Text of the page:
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Dear Dish-It: I'm A Better Writer Than My BFF

Dear Dish-It,

I’ve been writing since I was three so now I am in the highest level in English. I have finished two books I have been writing so far, with one still on the go, which is about a renegade who doesn't know who his sister or father is and when he finds out his dad dies. My problem is that my BFF says I should write about happy things instead of broken families. Plus she says I shouldn't brag about being in the highest level, even though I don’t! The closest thing I’ve ever done to that is try and give her tips on how to make it up to the same level, but that didn’t go over too well. What should I do?

Free Spirit


Dear Free,


In terms of your best friend telling you what you should and shouldn’t write about, that’s an easy problem to solve. You can:

  • stop discussing your writing with her;
  • tell her you appreciate her opinion (and then do what you want with her advice); or
  • take her advice to heart and try writing something different than you normally do.

  • My personal vote is for the third option. You see, I happen to be a writer, too. My love for reading and writing when I was young has led me to my dream job. So when I give you this advice you have to understand that I really know what I’m talking about, as a professional writer. It’s great that you’re in the advanced English class, but in order to become a truly versatile and multifaceted writer, you’re going to have to start stepping out of your comfort zone once in a while. Trust me, trying to write about a topic or theme you normally would never consider is a good exercise and can really help you to advance your skills and grow as a writer. So your BFF is actually helping you become better at what you do, whether she meant it in a mean way or not.


    Now on to your second issue. If your friend doesn’t like getting help, simply stop helping her. I wasn’t there, so I don’t know how you offered your advice to her, but my feeling is she either took it the wrong way or you used a tone of voice or said it in a way that made her feel like you thought you were superior to her in your writing ability. I’m not saying you meant to be mean, but the fact is she took it badly. So, like I said, you may just want to back off in the advice department when it comes to writing. Or, try approaching her as an equal rather than someone who just happens to be at a lower skill level than you. Besides, you seem smart. Writing is totally arbitrary. I could read a published novel and love it, and you could read the same book and think it’s a piece of trash. Does that make the writer good or bad? Everyone writes differently and, in my opinion, most people write decently. Sure, there are rules of spelling, grammar, voice, syntax, consistency, etc. that may have to be learned or acquired, but everyone’s got a unique and active imagination that, when written down on paper or a computer, can become a pretty good tale for some readers.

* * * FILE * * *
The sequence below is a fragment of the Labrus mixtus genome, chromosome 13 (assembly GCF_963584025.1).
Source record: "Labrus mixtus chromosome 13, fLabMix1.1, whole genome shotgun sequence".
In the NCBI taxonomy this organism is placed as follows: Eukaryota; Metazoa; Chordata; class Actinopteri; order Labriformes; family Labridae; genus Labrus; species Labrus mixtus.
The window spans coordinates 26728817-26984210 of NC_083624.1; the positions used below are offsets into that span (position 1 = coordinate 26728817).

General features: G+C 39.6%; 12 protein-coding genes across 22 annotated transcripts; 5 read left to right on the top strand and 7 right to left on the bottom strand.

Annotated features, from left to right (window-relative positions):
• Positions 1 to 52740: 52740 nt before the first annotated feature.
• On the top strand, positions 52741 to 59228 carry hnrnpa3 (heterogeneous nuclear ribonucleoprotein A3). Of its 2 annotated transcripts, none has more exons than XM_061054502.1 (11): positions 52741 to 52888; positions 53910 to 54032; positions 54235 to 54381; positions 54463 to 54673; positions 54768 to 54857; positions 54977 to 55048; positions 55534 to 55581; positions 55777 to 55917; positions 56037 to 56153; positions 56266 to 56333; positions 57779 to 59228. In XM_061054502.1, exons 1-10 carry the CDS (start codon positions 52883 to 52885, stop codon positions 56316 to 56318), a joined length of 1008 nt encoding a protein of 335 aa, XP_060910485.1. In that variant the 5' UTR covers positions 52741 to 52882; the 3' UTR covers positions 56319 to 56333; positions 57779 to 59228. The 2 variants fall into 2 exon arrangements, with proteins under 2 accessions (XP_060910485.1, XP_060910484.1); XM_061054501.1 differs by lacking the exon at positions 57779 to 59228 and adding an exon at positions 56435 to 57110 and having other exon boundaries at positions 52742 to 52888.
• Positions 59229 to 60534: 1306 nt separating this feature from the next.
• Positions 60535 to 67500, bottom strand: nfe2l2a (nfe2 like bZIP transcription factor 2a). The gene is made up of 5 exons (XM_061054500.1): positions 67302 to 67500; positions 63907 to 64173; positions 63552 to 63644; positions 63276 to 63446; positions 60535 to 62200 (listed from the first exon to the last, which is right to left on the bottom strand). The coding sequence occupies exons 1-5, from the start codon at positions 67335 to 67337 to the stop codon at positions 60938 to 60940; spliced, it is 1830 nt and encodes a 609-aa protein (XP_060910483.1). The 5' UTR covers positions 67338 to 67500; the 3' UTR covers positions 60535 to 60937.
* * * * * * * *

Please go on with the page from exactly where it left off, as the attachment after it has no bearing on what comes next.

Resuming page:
Finally, I’ll say this. If you truly want to help your friend, you should be conscious enough to know that giving advice only works when you’re willing to take it from other people, too. When she offers you her opinion on how you can evolve in your own ability as a writer (i.e. taking a shot at trying to writer a happier story), take it and thank her for being such a caring friend. Maybe that way she’ll be more open to taking advice from you.


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